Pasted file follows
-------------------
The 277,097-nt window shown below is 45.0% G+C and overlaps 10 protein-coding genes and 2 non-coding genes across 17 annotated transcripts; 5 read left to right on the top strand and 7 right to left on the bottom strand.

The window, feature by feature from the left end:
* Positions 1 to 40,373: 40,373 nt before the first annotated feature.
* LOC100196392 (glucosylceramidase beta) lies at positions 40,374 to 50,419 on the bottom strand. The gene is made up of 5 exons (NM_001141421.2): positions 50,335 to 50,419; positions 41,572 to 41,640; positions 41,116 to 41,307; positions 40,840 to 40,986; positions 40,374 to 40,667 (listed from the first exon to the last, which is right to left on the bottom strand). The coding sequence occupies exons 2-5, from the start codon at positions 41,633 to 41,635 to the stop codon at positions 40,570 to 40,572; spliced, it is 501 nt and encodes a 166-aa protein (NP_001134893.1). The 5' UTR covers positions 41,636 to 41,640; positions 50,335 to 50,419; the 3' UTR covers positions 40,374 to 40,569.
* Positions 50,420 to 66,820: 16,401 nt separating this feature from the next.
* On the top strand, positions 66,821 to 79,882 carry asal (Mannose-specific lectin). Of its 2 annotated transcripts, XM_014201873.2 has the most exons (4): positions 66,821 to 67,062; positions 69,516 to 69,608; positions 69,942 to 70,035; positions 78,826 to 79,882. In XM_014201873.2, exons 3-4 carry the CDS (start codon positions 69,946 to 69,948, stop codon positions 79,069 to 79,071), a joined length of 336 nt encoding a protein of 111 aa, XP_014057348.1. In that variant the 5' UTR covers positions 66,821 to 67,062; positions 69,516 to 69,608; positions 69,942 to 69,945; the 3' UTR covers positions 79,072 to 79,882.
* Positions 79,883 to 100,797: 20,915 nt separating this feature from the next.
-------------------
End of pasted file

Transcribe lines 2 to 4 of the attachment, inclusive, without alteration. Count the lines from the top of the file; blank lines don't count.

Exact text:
The window, feature by feature from the left end:
* Positions 1 to 40,373: 40,373 nt before the first annotated feature.
* LOC100196392 (glucosylceramidase beta) lies at positions 40,374 to 50,419 on the bottom strand. The gene is made up of 5 exons (NM_001141421.2): positions 50,335 to 50,419; positions 41,572 to 41,640; positions 41,116 to 41,307; positions 40,840 to 40,986; positions 40,374 to 40,667 (listed from the first exon to the last, which is right to left on the bottom strand). The coding sequence occupies exons 2-5, from the start codon at positions 41,633 to 41,635 to the stop codon at positions 40,570 to 40,572; spliced, it is 501 nt and encodes a 166-aa protein (NP_001134893.1). The 5' UTR covers positions 41,636 to 41,640; positions 50,335 to 50,419; the 3' UTR covers positions 40,374 to 40,569.